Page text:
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It’s not uncommon to see professional athletes donning fancy headphones and carrying around a can of Monster. In almost all of those scenarios, the athletes don’t really prefer that headphone brand or drink – it’s a paid product placement.
In the case of the Halo Sport headphones from Halo Neuroscience, there’s far more going on than first meets the eye which is precisely why their products have only been sold to college teams, professional athletes, Olympians and the military… until now.
Halo Sport headphones are actual headphones that play music and while they probably sound decent, the real story here is what’s hiding under the silicon spikes on the headband.
As Tom Taylor of Sports Illustrated explains, the headset sends an electrical pulse that triggers a neuroplastic state in which neurons in the motor cortex can more easily build and strengthen neural connections to muscles. Stronger connections are said to improve both control of those muscles and the ability to utilize all the muscle fibers in them, thus effectively increasing strength.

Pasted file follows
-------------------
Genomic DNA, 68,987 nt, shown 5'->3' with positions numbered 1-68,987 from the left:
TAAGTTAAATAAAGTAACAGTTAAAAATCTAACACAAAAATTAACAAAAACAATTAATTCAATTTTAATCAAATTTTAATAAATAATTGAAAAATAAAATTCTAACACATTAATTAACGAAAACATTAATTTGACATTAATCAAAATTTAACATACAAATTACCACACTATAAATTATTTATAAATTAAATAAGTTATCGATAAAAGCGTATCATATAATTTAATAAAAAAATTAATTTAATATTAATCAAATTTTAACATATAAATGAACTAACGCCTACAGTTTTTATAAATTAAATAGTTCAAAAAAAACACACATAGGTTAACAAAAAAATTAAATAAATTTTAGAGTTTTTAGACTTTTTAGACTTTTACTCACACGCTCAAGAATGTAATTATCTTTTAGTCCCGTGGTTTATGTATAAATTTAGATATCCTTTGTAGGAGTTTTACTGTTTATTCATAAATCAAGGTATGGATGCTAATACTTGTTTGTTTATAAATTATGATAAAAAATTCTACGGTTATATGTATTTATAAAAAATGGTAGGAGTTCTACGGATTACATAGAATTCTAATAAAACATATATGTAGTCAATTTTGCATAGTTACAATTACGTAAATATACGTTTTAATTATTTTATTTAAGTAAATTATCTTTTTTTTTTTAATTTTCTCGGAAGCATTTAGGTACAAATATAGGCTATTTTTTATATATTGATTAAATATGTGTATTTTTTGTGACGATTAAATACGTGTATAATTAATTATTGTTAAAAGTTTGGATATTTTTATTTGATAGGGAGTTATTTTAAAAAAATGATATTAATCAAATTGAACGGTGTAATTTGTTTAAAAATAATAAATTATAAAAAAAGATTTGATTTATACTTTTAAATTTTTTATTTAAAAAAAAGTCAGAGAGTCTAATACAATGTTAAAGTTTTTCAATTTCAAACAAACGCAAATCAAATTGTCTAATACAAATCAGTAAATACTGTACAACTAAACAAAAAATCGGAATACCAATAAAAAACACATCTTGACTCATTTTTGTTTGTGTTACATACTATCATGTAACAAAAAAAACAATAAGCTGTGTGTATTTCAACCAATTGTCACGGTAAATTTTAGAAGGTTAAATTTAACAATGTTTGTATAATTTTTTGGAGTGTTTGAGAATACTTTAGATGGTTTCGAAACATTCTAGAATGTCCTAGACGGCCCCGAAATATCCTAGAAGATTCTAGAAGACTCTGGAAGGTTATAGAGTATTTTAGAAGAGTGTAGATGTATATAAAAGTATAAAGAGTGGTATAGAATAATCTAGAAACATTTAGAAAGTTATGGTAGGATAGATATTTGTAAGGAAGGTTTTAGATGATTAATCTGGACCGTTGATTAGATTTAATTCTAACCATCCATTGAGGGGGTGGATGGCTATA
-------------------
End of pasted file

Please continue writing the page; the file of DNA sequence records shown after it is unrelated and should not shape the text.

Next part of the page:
So, does it work? Halo Neuroscience sure seems to think so, as do some of the 50 professional and college teams that have tried it out over the past few years. But as with any training device or technique, pinpointing hard evidence isn’t easy. Are you really performing better because of the headphones or is it just a placebo effect?
Halo Neuroscience has just opened sales up to the public but be warned, the headphones won’t come cheap. They’re regularly priced at $749 but are currently going for $699 for a limited time. That’s probably more than the average consumer is willing to spend but for competitive athletes, the proposition of improved performance (through legal means) on the field or wherever they play their sport of choice may be too intriguing to pass up.